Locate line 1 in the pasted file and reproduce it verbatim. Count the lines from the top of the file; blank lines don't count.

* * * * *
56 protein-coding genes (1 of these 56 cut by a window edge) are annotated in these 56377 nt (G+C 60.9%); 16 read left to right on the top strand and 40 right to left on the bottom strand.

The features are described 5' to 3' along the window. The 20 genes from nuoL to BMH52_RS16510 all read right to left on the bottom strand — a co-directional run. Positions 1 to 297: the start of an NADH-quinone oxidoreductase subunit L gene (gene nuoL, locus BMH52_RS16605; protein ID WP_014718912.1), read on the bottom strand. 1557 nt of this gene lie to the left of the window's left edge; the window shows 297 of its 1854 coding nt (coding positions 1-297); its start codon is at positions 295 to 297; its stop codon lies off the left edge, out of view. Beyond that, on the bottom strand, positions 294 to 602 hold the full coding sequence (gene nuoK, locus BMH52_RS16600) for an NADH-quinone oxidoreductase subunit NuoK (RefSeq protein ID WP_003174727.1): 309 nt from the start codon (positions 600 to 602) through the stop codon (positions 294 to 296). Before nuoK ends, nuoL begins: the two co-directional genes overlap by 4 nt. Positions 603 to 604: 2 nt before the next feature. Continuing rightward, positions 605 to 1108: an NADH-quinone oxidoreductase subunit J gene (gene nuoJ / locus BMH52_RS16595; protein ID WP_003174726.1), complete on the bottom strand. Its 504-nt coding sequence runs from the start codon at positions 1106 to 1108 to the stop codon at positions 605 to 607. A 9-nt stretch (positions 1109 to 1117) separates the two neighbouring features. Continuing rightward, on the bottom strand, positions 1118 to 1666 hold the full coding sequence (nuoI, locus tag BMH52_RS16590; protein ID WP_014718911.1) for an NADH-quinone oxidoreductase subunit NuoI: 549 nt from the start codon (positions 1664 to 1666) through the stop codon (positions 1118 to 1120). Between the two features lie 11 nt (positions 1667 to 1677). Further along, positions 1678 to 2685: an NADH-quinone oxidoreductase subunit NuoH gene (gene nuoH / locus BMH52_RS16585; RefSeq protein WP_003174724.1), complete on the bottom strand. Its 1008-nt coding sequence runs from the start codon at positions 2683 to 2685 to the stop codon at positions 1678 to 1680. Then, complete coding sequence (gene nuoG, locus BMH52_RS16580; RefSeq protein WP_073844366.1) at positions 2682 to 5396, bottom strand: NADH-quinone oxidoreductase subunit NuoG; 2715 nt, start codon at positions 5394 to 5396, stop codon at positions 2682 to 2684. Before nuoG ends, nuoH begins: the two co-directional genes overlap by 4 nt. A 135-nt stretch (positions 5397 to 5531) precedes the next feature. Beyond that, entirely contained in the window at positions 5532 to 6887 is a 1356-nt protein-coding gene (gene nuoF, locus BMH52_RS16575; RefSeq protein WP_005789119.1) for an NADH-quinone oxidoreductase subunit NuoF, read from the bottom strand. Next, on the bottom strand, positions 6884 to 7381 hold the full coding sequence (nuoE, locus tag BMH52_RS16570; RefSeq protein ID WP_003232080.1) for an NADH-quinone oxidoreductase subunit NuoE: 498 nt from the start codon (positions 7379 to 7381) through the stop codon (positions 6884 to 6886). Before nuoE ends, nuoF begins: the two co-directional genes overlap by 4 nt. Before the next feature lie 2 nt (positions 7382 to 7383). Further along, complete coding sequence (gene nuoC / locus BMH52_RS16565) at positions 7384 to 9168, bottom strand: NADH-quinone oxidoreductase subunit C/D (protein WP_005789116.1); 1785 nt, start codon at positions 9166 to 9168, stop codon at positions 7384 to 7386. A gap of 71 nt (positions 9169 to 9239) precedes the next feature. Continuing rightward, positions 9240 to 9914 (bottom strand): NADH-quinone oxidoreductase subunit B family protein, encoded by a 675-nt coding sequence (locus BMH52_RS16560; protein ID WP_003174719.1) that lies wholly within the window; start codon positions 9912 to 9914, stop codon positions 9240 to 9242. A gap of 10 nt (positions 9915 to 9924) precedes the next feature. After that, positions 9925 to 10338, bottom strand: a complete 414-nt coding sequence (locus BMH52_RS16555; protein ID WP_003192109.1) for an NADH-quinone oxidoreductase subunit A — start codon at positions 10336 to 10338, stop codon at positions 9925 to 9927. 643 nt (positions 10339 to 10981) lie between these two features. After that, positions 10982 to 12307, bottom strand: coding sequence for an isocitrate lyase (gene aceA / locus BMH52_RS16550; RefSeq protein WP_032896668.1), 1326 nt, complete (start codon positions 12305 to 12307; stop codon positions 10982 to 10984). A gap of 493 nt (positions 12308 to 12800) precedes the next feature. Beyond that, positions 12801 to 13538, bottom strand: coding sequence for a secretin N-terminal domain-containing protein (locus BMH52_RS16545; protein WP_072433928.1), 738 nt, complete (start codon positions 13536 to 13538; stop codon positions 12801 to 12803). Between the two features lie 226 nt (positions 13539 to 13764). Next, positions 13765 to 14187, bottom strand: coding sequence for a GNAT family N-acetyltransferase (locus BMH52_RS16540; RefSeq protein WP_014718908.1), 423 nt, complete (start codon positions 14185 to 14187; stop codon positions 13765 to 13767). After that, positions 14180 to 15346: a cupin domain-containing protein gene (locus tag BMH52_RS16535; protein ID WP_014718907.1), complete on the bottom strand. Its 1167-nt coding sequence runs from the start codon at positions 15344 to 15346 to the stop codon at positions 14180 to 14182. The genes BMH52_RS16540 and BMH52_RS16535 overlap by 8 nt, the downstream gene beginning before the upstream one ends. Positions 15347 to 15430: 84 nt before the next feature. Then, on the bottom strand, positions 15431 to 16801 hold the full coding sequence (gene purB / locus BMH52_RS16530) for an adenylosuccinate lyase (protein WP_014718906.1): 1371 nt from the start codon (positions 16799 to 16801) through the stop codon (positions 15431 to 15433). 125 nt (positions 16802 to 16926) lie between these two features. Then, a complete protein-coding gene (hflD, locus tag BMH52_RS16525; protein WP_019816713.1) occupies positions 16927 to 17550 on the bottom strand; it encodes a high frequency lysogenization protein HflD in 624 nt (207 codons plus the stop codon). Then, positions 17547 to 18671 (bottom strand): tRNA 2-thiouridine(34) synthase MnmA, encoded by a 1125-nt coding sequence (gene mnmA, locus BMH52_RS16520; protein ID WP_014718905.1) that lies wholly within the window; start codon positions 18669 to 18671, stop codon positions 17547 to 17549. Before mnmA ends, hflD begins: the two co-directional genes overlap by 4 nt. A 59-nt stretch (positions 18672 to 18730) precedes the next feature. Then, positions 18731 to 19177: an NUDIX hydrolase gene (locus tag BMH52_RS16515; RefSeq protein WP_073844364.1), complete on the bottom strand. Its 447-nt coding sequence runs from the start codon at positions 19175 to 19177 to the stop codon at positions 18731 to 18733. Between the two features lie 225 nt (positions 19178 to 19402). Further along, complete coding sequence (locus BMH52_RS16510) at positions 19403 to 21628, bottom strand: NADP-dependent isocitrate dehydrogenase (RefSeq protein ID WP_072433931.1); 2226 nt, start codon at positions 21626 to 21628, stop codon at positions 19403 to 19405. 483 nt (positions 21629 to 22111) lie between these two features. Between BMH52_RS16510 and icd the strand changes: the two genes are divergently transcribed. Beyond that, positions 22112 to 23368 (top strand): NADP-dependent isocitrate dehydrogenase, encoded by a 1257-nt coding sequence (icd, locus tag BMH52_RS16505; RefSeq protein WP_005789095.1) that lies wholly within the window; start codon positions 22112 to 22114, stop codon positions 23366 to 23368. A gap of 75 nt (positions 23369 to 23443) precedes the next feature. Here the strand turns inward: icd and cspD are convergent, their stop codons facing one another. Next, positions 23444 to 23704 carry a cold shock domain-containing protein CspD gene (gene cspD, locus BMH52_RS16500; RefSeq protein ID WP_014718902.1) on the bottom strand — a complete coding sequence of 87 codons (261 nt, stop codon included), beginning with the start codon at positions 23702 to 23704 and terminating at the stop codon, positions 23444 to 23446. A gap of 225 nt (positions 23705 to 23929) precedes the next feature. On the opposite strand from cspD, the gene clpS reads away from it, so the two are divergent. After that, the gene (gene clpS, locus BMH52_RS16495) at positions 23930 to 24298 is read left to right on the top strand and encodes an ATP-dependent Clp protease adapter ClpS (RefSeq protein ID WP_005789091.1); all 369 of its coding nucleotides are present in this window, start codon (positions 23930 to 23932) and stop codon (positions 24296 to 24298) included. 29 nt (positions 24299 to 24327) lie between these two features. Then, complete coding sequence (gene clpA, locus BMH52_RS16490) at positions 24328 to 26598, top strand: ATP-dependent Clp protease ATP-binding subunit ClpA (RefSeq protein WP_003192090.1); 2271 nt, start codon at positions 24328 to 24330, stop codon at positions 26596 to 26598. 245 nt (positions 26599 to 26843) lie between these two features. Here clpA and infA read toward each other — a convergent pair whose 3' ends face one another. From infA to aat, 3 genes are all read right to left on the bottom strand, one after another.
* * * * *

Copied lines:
56 protein-coding genes (1 of these 56 cut by a window edge) are annotated in these 56377 nt (G+C 60.9%); 16 read left to right on the top strand and 40 right to left on the bottom strand.